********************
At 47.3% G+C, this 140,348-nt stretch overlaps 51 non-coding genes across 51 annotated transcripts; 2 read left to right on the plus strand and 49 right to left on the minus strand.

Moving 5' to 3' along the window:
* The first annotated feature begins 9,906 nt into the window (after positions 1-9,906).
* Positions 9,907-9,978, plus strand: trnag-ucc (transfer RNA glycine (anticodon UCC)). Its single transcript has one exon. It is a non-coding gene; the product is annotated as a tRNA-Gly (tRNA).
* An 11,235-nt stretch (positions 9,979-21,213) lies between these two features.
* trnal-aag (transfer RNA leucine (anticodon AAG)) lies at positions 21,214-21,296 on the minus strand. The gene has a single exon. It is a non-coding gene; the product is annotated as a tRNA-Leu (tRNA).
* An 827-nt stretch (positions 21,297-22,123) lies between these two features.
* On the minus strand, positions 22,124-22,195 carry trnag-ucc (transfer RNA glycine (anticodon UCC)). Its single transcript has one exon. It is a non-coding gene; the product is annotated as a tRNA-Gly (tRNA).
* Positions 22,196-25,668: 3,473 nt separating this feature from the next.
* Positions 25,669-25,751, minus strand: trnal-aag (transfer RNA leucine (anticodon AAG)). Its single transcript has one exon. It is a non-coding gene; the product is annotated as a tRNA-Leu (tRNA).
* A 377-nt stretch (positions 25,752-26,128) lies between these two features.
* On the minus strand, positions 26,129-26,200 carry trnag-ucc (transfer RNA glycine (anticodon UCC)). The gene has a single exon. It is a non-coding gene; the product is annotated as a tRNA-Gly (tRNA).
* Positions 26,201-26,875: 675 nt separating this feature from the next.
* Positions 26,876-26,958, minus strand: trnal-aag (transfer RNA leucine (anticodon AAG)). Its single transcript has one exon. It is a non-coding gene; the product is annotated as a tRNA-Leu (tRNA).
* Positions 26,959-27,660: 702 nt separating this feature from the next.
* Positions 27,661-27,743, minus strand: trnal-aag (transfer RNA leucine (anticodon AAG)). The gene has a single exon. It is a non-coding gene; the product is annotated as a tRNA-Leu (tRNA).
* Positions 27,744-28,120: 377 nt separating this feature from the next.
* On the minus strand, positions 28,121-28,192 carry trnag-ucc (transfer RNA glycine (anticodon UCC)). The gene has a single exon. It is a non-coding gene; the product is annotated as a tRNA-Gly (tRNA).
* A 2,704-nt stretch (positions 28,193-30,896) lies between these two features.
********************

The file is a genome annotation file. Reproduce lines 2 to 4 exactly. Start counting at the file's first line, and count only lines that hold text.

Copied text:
Moving 5' to 3' along the window:
* The first annotated feature begins 9,906 nt into the window (after positions 1-9,906).
* Positions 9,907-9,978, plus strand: trnag-ucc (transfer RNA glycine (anticodon UCC)). Its single transcript has one exon. It is a non-coding gene; the product is annotated as a tRNA-Gly (tRNA).